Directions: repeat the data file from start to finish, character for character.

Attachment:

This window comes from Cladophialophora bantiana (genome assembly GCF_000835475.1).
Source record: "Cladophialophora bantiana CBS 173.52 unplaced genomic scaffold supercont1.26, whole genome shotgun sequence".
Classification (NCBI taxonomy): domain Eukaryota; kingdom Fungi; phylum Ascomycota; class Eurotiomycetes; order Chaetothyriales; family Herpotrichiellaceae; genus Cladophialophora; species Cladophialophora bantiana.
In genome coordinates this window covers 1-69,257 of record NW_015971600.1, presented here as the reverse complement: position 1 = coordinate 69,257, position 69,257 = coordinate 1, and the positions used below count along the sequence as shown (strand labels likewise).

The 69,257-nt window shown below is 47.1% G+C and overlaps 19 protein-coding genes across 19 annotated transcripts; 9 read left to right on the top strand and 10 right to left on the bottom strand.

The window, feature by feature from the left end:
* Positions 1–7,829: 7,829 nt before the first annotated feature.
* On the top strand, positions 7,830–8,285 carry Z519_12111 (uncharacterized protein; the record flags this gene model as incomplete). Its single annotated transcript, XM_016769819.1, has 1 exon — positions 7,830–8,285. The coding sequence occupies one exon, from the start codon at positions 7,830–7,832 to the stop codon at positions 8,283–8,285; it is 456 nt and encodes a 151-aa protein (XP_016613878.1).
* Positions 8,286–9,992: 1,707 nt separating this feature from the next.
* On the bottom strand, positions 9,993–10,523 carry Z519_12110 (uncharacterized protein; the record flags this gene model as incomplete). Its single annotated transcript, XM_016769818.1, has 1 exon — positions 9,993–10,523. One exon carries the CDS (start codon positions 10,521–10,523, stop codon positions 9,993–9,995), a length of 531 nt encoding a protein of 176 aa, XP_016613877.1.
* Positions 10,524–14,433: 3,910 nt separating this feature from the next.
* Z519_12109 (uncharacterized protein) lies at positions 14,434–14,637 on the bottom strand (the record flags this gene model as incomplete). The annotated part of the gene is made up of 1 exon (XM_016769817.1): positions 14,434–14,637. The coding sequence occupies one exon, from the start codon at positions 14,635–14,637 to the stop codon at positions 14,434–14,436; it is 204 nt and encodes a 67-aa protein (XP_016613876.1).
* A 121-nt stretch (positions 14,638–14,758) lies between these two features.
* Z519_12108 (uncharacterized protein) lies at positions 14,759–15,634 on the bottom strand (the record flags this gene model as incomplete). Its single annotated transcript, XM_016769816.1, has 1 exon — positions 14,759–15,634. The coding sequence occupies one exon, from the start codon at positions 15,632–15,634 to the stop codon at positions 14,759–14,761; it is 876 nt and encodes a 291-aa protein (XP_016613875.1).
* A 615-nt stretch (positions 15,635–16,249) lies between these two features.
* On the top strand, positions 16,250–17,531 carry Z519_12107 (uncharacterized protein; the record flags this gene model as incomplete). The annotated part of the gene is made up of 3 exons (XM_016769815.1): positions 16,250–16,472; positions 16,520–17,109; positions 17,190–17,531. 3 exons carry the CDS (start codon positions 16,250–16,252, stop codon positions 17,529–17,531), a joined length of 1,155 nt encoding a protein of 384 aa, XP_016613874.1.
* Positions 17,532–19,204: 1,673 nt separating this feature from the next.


This window comes from Cladophialophora bantiana (genome assembly GCF_000835475.1).
Source record: "Cladophialophora bantiana CBS 173.52 unplaced genomic scaffold supercont1.26, whole genome shotgun sequence".
Classification (NCBI taxonomy): domain Eukaryota; kingdom Fungi; phylum Ascomycota; class Eurotiomycetes; order Chaetothyriales; family Herpotrichiellaceae; genus Cladophialophora; species Cladophialophora bantiana.
In genome coordinates this window covers 1-69,257 of record NW_015971600.1, presented here as the reverse complement: position 1 = coordinate 69,257, position 69,257 = coordinate 1, and the positions used below count along the sequence as shown (strand labels likewise).

The 69,257-nt window shown below is 47.1% G+C and overlaps 19 protein-coding genes across 19 annotated transcripts; 9 read left to right on the top strand and 10 right to left on the bottom strand.

The window, feature by feature from the left end:
* Positions 1–7,829: 7,829 nt before the first annotated feature.
* On the top strand, positions 7,830–8,285 carry Z519_12111 (uncharacterized protein; the record flags this gene model as incomplete). Its single annotated transcript, XM_016769819.1, has 1 exon — positions 7,830–8,285. The coding sequence occupies one exon, from the start codon at positions 7,830–7,832 to the stop codon at positions 8,283–8,285; it is 456 nt and encodes a 151-aa protein (XP_016613878.1).
* Positions 8,286–9,992: 1,707 nt separating this feature from the next.
* On the bottom strand, positions 9,993–10,523 carry Z519_12110 (uncharacterized protein; the record flags this gene model as incomplete). Its single annotated transcript, XM_016769818.1, has 1 exon — positions 9,993–10,523. One exon carries the CDS (start codon positions 10,521–10,523, stop codon positions 9,993–9,995), a length of 531 nt encoding a protein of 176 aa, XP_016613877.1.
* Positions 10,524–14,433: 3,910 nt separating this feature from the next.
* Z519_12109 (uncharacterized protein) lies at positions 14,434–14,637 on the bottom strand (the record flags this gene model as incomplete). The annotated part of the gene is made up of 1 exon (XM_016769817.1): positions 14,434–14,637. The coding sequence occupies one exon, from the start codon at positions 14,635–14,637 to the stop codon at positions 14,434–14,436; it is 204 nt and encodes a 67-aa protein (XP_016613876.1).
* A 121-nt stretch (positions 14,638–14,758) lies between these two features.
* Z519_12108 (uncharacterized protein) lies at positions 14,759–15,634 on the bottom strand (the record flags this gene model as incomplete). Its single annotated transcript, XM_016769816.1, has 1 exon — positions 14,759–15,634. The coding sequence occupies one exon, from the start codon at positions 15,632–15,634 to the stop codon at positions 14,759–14,761; it is 876 nt and encodes a 291-aa protein (XP_016613875.1).
* A 615-nt stretch (positions 15,635–16,249) lies between these two features.
* On the top strand, positions 16,250–17,531 carry Z519_12107 (uncharacterized protein; the record flags this gene model as incomplete). The annotated part of the gene is made up of 3 exons (XM_016769815.1): positions 16,250–16,472; positions 16,520–17,109; positions 17,190–17,531. 3 exons carry the CDS (start codon positions 16,250–16,252, stop codon positions 17,529–17,531), a joined length of 1,155 nt encoding a protein of 384 aa, XP_016613874.1.
* Positions 17,532–19,204: 1,673 nt separating this feature from the next.